In 2003, David Wiggins got appointed to the Iowa Supreme Court. These days he is the name of a website and a moving target across the state. 2012 Iowa Caucus winner Rick Santorum took part in a rally Monday morning urging Iowans not to retain Wiggins on the November ballot. Santorum said, “Encourage the people of Iowa to do what you do so well, that I’m a witness of, and that is speak loudly to the country.”
Santorum stood before two busses before they took off on their statewide tour. Tamara Scott, state director of Concerned Women for America, made her pitch, too. She said, “
the legislator uses the impeachment process. The retention is the people’s process.”
They claim when Wiggins sided with the rest of the court in the Varnum v Brien case in 2009, he created the law that allowed same-sex marriage.
The FAMiLY Leader CEO Bob Vander Plaats cited a recent statewide survey that showed only 63 percent of attorneys thought Wiggins deserved to say on the bench.
He said, “What they said in that scoring instrument is Justice Wiggins in arrogant. He’s confrontational. He’s not all that bright. And above all, he’s lazy.”
Guy Cook, the president-elect of the Iowa State Bar Association, lead his own rally where he strongly pushed back against Vander Plaats’ claims. He said, “Judges are not politicians. They do not render opinions or ruling in return for votes. They follow the law.”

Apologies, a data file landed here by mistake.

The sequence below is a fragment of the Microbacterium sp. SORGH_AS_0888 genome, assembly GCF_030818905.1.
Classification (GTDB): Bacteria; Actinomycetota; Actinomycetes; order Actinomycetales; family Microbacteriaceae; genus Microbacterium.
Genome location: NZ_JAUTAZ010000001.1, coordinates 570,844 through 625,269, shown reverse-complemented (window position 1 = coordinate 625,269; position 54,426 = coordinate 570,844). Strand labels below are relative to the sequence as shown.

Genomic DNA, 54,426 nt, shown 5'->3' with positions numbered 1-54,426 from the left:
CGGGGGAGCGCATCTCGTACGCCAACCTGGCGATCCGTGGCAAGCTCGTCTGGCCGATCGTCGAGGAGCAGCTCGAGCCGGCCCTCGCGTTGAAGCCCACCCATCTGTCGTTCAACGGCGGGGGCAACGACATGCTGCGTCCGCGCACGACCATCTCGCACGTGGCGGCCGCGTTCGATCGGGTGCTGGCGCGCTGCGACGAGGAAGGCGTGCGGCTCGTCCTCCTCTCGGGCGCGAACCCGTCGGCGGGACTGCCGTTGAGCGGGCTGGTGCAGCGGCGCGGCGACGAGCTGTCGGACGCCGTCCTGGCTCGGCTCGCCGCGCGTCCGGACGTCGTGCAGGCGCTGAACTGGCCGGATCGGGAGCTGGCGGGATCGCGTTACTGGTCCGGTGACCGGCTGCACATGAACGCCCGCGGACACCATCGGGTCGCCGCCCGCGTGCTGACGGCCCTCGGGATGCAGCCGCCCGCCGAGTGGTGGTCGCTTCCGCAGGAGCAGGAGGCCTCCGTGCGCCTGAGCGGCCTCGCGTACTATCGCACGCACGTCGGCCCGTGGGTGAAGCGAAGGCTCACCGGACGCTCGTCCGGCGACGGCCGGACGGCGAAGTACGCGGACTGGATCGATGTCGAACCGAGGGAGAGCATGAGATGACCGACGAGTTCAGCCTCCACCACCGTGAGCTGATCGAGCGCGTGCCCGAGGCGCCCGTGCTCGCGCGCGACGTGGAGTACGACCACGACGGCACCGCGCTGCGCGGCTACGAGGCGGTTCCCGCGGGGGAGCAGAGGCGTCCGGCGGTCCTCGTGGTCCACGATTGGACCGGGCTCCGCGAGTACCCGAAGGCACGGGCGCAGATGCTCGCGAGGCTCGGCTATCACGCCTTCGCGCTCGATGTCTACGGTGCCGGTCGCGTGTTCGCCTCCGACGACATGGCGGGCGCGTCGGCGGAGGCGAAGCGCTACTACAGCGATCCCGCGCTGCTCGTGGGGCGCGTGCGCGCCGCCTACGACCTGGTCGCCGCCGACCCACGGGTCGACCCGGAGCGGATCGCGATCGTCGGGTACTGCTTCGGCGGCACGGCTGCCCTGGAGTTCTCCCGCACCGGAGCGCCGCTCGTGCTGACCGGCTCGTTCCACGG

Cook said while Wiggins isn’t a politician, even if he were, Wiggins approval numbers are far better than the president, governor and congress.
Cook spoke along with other supporters of Justice Not Politics. The group plans on following the other bus across the state to stick up for Wiggins right to stay on the bench by encouraging Iowans to vote “yes”.
Governor Terry Branstad’s niece, Chris, believes the “vote no” group is trying to undo Iowa tradition of fair and impartial elections. She said, “Our method of selecting judge creates a non-partisan, non political system and we’re here to protect them.
This “yes” group brought its own bus to follow the other’s group’s “no” bus from city to city, and supporters say the big difference is it’s an Iowa bus, funded by Iowans for Iowans, unlike the other side where people and money in other states tell Iowans what to do.
Dan Moore, of Sioux City, the past president of the Iowa State Bar Association said, “Justice should not be for sale to the highest bidder. “